Savour the street food

It looks like just another day for Supinya Junsuta, a 72-year-old chef, as she stands before her frying pans in her signature ski goggles, whipping up Thai staple food for her many customers. But it’s no ordinary day, because this Bangkok shophouse that she has run for more than four decades just won a Michelin star, the first and only street food venue in the Thai capital placed among 17 restaurants awarded with stars a day before.

“I’ve heard of Michelin before, but I didn’t expect it to be such a grand affair. I was so nervous when I stepped foot into the event,” Supinya, better known as Jay Fai, says during the inaugural launch of Bangkok’s edition of the world’s oldest restaurant guide on Wednesday.
Jay Fai, also the name of her shophouse in Bangkok’s Old Town, means “sister mole” in Thai, an homage to her facial mole.
Named the best city in the world for street food by CNN Travel in March, Bangkok has long been synonymous with around-the-clock food options catering to the tastebuds of locals and tourists.
But a Michelin star, traditionally reserved for fine dining, is seen as the next step in the elevation of quality street food.
At the launch, Michael Ellis, Michelin Guides’ international director, calls the food “an integral part of daily life in Thailand.”
“I’m glad she’s there [on the list]. I think it shows that there is some excellent food to be had in shophouses and open-air settings as well as in air-conditioned hotels and restaurants,” adds Chawadee Nualkhair, a Bangkok-based food blogger and author.
The critics’ opinions are endorsed on the street. Chalintra Wasita Kukiatkulchai, a 32-year-old office worker orders Pad Thai with prawns, a popular Thai-style noodle, at a pop up market in one of Bangkok’s shopping districts after a long day at work.
“I eat both at restaurants and on the street,” Chalintra says.
“If I want a nice ambience, I go to restaurants. If I want something delicious, I go on the street. Some street food even tastes better than food in hotels.”
For locals like Chalintra, street food is a normal part of life. But for millions of tourists visiting the South-East Asian city each year, it is a cheap luxury they cannot find at home.
Natalia Escobar, 28, and Andres Restrepo, 42, from Colombia, are waiting in a long queue in front of Jay Fai just two hours after they landed in Bangkok.
“We came to Bangkok specifically for the food. This is the first stop we made,” the foodie pair say.
The Colombian tourists are among many who are now drawn to the shophouse after it made headlines, swelling the numbers at the usually busy eatery that can accommodate no more than 70 people.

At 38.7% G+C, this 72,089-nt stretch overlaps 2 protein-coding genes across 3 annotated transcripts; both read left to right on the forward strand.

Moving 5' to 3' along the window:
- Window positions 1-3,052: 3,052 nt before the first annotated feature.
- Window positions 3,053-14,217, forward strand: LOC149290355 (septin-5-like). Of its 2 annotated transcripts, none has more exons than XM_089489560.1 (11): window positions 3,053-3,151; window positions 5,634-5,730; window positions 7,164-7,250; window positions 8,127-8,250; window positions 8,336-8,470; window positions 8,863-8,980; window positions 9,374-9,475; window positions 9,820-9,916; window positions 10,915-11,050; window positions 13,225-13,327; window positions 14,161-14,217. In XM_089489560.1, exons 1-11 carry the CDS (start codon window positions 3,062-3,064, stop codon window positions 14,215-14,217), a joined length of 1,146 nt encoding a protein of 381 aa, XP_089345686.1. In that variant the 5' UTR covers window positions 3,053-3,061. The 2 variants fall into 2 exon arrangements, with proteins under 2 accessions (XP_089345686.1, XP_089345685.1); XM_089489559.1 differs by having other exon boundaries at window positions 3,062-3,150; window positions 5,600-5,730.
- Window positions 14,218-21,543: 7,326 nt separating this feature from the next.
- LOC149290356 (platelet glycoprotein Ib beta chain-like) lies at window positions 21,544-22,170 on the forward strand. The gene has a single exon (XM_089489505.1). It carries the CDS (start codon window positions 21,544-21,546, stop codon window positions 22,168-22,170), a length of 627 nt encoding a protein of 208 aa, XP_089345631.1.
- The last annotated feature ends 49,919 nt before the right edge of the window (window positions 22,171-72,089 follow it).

“We are more into traditional street food than restaurants,” the pair say.
But as excited as tourists are about street food, Thai authorities have been cracking down on street vendors since April, with many forced to evacuate “prime areas” for the sake of cleaner streets.
Many upscale areas of Bangkok — notably Thonglor and Ekamai on Sukhumvit Road — have been cleared of street vendors, while other areas have been subject to regulated operating hours and routine hygiene inspections.
“Vendors — some of whom have been there for decades — have had to relocate or switch jobs… The impact has been felt and will continue to be felt for years to come,” blogger Chawadee says.
“The government’s inconsistent ‘clean-up’ also indicates a confused view of global food lovers. These people don’t just want to eat in fine restaurants with white tablecloths,” Chawadee adds, referring to the authorities’ change of course away from their original plan of banning all street food in the capital, after media backlash.
Although the ban never materialized, the authorities insist on the need to regulate what foreign visitors call “the charm of Bangkok.”
“The real charm involves hygiene and order. If the food is dirty, no tourists would want to eat it,” says Wanlop Suwandee, chief adviser to the Bangkok governor.
“We can’t just let anyone set up a stall as they please. We need a standard. Even Michelin can’t make decisions without their standards,” Wanlop adds.
Street food, though, is here to stay, as this is “what Bangkok is all about” and what draws tourists to the city of 9 million people, according to Richard Barrow, a prominent travel blogger in Thailand.
Jay Fai, which is famous for its crabmeat omelette and other seafood dishes, is testament to that.
“We’re just a very small shophouse on the street. But our customers trust us for the quality of our ingredients. They didn’t come for the ambience, because there is none,” Supinya says. “I feel so proud. This is the award of my life.” — dpa

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